Friday, June 14, 2013



Chinese police lead a condemned man into a special execution van to be put to death. (AFP/Getty Images)

Snowden and China



14 June 13
The decision of Edward Snowden, the 29-year-old contractor who exposed details of top-secret U.S. spy programs, to hole up in Hong Kong is one of more bizarre aspects to this story. He told the South China Morning Post this week that he chose Hong Kong to better broadcast his revelations, not to flee U.S. justice. But Mr. Snowden seems determined to use that stage to inflict maximum damage on the U.S. government and its reputation abroad.
In the same interview with the Post, Mr. Snowden accused the National Security Agency of spying on the Internet backbone in Hong Kong since 2009 as well as hundreds of targets in China, and provided documents to back up his claims. He may have inflicted serious damage to the U.S. national interest by exposing a successful espionage operation. It's hard to see how this squares with his insistence that he is a "whistle-blower" motivated by patriotism.
Mr. Snowden has also damaged the cause of civil liberties he claims to defend. Beijing has long tried to deflect Western criticisms of its human rights record by criticizing shortcomings in the U.S. and Europe. This attempt at moral equivalence has always fallen flat. Reporters Without Borders calls China "the world's biggest prison for journalists, bloggers and cyber-dissidents." But now the Communist Party has a new advocate who some in the U.S. are hailing as a hero.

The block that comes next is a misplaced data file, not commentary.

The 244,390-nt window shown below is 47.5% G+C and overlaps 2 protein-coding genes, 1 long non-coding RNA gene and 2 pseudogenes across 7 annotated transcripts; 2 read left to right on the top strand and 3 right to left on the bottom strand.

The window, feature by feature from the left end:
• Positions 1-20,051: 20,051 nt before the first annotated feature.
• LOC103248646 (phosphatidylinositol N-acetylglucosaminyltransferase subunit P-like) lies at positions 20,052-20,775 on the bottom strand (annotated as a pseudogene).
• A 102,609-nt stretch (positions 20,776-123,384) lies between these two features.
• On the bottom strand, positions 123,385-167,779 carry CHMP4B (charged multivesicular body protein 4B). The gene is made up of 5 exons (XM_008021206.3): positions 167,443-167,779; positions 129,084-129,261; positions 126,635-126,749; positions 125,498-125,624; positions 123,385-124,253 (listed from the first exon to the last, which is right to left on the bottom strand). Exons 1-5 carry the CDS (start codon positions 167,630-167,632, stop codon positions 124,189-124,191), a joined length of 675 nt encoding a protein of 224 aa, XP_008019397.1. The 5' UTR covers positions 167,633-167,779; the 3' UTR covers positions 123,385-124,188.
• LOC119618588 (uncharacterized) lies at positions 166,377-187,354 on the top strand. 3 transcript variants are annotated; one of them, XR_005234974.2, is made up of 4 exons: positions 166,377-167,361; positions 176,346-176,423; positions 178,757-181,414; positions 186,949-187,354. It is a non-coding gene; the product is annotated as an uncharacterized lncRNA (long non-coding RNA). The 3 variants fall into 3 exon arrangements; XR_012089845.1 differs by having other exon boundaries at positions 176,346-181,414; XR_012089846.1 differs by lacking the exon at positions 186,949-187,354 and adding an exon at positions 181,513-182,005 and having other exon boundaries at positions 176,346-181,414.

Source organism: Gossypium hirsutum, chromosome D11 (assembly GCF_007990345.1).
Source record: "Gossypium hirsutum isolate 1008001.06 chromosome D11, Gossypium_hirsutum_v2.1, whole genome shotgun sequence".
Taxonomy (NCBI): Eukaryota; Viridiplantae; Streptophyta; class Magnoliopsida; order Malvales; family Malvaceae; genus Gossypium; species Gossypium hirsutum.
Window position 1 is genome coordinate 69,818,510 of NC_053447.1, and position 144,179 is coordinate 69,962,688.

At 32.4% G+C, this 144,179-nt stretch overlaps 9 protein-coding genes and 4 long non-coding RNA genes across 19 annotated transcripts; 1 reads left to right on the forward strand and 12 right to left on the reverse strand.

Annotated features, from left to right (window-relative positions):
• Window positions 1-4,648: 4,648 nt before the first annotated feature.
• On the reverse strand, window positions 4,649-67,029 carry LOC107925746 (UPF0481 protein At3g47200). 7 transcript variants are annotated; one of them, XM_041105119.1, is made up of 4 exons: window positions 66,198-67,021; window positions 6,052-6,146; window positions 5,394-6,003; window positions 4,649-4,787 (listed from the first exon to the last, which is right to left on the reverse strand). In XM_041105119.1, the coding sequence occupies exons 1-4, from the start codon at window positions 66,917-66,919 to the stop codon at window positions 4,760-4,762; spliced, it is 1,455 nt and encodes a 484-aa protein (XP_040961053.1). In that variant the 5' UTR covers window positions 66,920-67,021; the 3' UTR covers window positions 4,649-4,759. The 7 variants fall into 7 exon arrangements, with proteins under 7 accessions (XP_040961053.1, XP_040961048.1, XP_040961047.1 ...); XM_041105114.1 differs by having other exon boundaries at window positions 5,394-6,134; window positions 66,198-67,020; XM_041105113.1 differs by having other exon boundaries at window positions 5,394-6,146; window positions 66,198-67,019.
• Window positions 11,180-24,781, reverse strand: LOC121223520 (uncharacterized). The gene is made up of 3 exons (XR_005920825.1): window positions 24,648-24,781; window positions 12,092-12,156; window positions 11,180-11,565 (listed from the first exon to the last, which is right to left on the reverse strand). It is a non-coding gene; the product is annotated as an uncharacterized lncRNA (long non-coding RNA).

Even in Hong Kong, Mr. Snowden fails to understand where the battle lines are drawn. He is correct that the territory has a tradition of protecting free speech with the rule of law. But the real threat to its freedoms comes from self-censorship because local tycoons have business interests on the mainland. It's notable that he gave his interview to the South China Morning Post, which has softened its China coverage in recent years.
Mr. Snowden tags U.S. "hypocrisy" for targeting China's civilian infrastructure while condemning Beijing for doing the same thing. The state-run media on the mainland has been quick to trumpet this accusation as well as exaggerated characterizations of NSA domestic snooping. However, he offers no evidence that the NSA steals commercial secrets the way China does.
Perhaps Mr. Snowden believes that he can make himself useful enough to Beijing that it will block his extradition from Hong Kong to the U.S. That would give him more of the notoriety he seems to crave. But it would also debunk the notion he is a crusader for freedom.

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